I count myself lucky to have been among the two hundred people that NEA Chairman Rocco Landesman addressed at the national new play development convening at Arena Stage on Wednesday, January 26, 2011. If you are interested in viewing the entire speech, it can be viewed here.
His speech caused a swift and emotional response from bloggers and media alike. Some of the more interesting responses are below:
Dear Rocco Landesman, We Don't Want Your Theater Death Panels, Arts Dispatch
Landesman Comments on Theater, The New York Times
Fighting Words from Rocco Landesman, Arena Stage Blog
On Rocco Landesman, Theatre Ideas
In his speech, Chairman Landesman said "there is a disconnect that has to be taken seriously — our research shows that attendance has been decreasing while the number of the organizations have been proliferating,” He continued by saying "You can either increase demand or decrease supply. Demand is not going to increase, so it is time to think about decreasing supply.” I must say that hearing those words spoken by the chairman of the National Endowment of the Arts initially struck me pretty hard, but then I decided to reflect upon them. Landesman isn't the first person to suggest that the arts are over populated. His partner on the stage that day, Diane Ragsdale, previously of the Mellon Foundation, had a few days earlier written a blog entitled "Overstocked arts pond: fish too big & fish too many" with a very similar argument. In fact, yours truly wrote a blog on the same subject matter on November 17, 2008.
A couple of hours after his speech, outrage over his comments took over social media platforms. The tone was frighteningly homogeneous--how dare the NEA Chairman say that we have too many theaters! However, I would challenge everyone to momentarily set aside your emotional reactions to a statement that rocks who we are as artists just long enough to look at the data and ask if his conclusion, although painful, might be rooted in logic. Study after study shows an environment where supply exceeds demand, from the National Capitalization Project to the Americans for the Arts National Art Index to local reports like this one from DC's Helen Hayes Awards.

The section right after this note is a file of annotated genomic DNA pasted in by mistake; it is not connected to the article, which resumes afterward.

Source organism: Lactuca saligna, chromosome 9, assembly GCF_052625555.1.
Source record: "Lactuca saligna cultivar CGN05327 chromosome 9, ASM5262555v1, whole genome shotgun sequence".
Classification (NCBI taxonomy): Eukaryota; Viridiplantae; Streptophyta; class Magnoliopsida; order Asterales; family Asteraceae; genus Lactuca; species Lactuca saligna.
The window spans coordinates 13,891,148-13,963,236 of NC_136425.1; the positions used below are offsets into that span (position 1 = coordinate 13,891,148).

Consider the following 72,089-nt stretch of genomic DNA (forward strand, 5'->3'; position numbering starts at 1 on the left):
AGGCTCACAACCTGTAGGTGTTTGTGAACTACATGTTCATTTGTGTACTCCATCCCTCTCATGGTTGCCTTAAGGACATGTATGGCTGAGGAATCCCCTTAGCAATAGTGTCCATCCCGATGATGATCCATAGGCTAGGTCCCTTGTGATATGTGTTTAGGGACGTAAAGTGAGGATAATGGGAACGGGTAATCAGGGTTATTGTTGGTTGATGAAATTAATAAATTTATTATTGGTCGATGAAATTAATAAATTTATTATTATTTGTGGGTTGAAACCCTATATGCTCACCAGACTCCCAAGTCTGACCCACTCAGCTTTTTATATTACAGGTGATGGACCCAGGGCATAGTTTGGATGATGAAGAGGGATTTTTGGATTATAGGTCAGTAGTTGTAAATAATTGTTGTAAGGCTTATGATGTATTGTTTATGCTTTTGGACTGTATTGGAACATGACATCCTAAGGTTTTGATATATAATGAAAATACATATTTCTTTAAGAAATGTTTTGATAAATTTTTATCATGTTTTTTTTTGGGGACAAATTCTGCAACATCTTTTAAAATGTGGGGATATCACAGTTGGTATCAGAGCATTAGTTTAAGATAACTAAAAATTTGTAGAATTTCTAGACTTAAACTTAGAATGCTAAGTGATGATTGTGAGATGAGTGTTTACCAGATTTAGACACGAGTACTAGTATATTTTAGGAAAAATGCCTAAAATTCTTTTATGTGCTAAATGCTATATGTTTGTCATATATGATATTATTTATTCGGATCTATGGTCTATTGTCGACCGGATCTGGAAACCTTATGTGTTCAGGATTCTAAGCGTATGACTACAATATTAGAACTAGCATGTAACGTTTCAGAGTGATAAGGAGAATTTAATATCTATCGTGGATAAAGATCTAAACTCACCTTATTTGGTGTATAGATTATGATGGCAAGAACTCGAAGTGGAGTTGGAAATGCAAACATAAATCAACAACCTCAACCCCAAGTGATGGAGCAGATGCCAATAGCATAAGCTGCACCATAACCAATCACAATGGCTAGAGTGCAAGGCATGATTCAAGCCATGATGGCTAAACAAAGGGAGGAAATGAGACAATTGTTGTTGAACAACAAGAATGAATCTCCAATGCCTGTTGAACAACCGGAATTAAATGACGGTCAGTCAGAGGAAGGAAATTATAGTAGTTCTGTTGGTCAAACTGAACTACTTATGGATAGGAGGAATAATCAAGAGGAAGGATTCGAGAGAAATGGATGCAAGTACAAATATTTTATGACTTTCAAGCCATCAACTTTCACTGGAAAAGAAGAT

The data shows that at this moment in time, there is too little demand and too much supply. That is fact, not opinion. Where I believe Chairman Landesman drew sharp criticism was at his suggestion that we have to decreased supply, because we can't increase demand. Many marketers, such as HowardW, immediately went on the defensive, stating that of course we could increase demand (it is the job of marketers to create demand for art, right?). I respond by saying if you could increase demand to meet the current supply, then why aren't you? This isn't an acute symptom we are discussing, but a chronic trend. Marketers are not super humans. We cannot on our own create an infinite amount of demand to meet the skyrocketing numbers of non-profit arts organizations. The data shows that we are out of balance, and whether we want to admit it or not, we can only live out of balance for so long before outside pressures will return the system to stasis. Don't get me wrong. There is nothing I want more than to prove Chairman Landesman wrong, but I wouldn't bet the farm on it.
From a motivational sense, what Chairman Landesman has done is remarkable. There is nothing that unites artists like telling them they can't do something. By nature, we are counter culture. We like to swim against the current. We need a challenge. Well, Landesman has thrown down the gauntlet. He has said that in his opinion supply will have to be reduced to meet demand. So, if you so passionately believe he is wrong, my question to you quite simply is--what are you going to do about it?